Worst heat in 141 years: “It’s summer,” says George Will

The inability of climate change deniers to admit the possibility that the heat wave that baked the eastern U.S. for nearly two weeks might be connected to global warming has assumed absurd proportions. 

On Sunday, on ABC's "This Week," George Will waved off the possibility in his contemptuous way: 

“You asked us — how do we explain the heat? One word: summer. I grew up in central Illinois in a house without air conditioning. What is so unusual about this? Now, come the winter, there will be a cold snap, lots of snow, and the same guys, like E.J. [Dionne], will start lecturing us. There’s a difference between the weather and the climate. I agree with that. We’re having some hot weather. Get over it.”

What's unusual about nine days in a row when Washington D.C. topped 95 degrees? It's never happened before, in 141 years of record keeping. 

A few other records Washington set recently:

* The hottest two summers on record (2010 hottest and 2011 second hottest)

* Two of the top four hottest Junes on record (2010-warmest and 2011-tied for 3rd warmest with 1943)

* Hottest June day and tie for second hottest June day (2012 at 104, and 2010 at 102 tied with June 9, 1874)

* Hottest two Julys (2011 and 2010)

* Hottest month (July 2011)

* Most 90+ degree days in a month (July 2011, 25 days)

* Earliest 100-degree reading in a day (July 6 2010, before noon)

* Longest uninterrupted stretch of temperatures above 100 (July 6, 2010, 7 hours)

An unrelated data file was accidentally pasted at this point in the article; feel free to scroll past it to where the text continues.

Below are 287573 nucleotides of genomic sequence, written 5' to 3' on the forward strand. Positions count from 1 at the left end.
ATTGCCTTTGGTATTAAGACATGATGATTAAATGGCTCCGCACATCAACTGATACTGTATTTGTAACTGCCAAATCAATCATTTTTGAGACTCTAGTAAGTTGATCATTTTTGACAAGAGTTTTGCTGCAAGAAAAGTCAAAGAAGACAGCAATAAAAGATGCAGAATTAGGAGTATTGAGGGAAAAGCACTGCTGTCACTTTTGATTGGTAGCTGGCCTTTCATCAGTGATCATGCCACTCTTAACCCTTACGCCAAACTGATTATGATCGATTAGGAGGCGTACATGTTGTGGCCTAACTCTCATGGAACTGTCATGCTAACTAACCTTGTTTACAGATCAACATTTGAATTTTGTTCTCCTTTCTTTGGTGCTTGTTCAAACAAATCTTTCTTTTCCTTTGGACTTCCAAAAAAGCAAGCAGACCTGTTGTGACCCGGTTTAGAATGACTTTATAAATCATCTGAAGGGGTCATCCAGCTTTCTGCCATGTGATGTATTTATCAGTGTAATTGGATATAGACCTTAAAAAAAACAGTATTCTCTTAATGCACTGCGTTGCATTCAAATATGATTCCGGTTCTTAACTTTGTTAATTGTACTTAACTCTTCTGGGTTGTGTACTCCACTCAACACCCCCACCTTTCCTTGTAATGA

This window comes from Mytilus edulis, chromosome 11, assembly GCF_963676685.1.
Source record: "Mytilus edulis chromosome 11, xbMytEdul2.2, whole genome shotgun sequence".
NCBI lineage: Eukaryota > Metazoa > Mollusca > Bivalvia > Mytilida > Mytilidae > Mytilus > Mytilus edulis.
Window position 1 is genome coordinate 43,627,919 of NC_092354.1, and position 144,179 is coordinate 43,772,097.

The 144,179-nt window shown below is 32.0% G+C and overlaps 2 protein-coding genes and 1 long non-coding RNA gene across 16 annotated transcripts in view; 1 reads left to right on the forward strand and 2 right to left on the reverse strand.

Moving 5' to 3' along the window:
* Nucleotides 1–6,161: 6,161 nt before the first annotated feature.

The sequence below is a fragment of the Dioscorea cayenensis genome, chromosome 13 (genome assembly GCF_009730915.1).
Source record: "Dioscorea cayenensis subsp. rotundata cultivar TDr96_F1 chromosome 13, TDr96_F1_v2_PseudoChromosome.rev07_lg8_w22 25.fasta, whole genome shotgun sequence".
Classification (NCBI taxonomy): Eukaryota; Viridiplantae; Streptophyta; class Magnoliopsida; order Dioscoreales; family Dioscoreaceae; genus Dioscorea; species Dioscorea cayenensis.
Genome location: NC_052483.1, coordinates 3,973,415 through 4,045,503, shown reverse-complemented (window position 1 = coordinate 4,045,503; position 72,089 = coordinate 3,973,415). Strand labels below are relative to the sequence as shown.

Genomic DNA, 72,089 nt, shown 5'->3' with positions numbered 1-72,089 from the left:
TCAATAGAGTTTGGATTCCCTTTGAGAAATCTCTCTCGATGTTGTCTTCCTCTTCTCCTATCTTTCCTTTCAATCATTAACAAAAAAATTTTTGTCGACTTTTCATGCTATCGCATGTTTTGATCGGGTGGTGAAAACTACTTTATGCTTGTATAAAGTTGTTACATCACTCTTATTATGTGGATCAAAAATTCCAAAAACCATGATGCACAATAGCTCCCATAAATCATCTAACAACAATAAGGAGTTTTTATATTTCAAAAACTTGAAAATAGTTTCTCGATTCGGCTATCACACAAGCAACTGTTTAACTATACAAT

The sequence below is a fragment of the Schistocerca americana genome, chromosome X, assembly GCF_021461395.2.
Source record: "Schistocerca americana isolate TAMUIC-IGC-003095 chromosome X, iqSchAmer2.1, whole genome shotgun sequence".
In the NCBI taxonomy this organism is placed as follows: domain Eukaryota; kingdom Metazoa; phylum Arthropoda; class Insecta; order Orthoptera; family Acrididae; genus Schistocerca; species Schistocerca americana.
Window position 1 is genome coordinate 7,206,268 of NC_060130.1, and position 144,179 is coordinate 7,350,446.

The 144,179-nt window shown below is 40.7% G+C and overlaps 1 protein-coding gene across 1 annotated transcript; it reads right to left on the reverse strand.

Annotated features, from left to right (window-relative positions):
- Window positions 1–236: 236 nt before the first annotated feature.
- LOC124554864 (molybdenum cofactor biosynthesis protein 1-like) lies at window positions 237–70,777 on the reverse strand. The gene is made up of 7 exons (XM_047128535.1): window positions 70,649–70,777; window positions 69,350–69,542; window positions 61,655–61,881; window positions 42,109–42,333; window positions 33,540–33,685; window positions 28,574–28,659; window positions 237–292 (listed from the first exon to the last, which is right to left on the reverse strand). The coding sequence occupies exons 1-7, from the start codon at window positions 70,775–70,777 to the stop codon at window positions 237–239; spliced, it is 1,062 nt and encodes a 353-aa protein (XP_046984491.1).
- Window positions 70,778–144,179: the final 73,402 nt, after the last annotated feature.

* Longest uninterrupted stretch of temperatures above 80 (July 21 to 24, 2011 – over four days)

* Most and second most nights above 80 degrees (7 in 2011 and 4 in 2010)

* Warmest low temperature (84 on July 23 and 24, 2011 tied with July 16, 1983)

The Post's best-known science writer, Joel Achenbach, agreed, snapping at Will's "Get over it."

I’m not sure that advanced the conversation. Yes, climate and weather are different, but E.J. didn’t argue that the heat wave is due to climate change, he merely argued that it would be prudent to assume that climate change is going to create problems for us and we should take precautions. You can argue solutions all you want, and there is abundant room for disagreement about how to respond most effectively to climate change. But to say it’s just summer is too much like the Black Night in “Monty Python and the Holy Grail” saying it’s just a flesh wound.

But Will can't open his mind to the possibility that anything has changed since he was a kid.

Published by Kit Stolz

I'm a freelance reporter and writer based in Ventura County.

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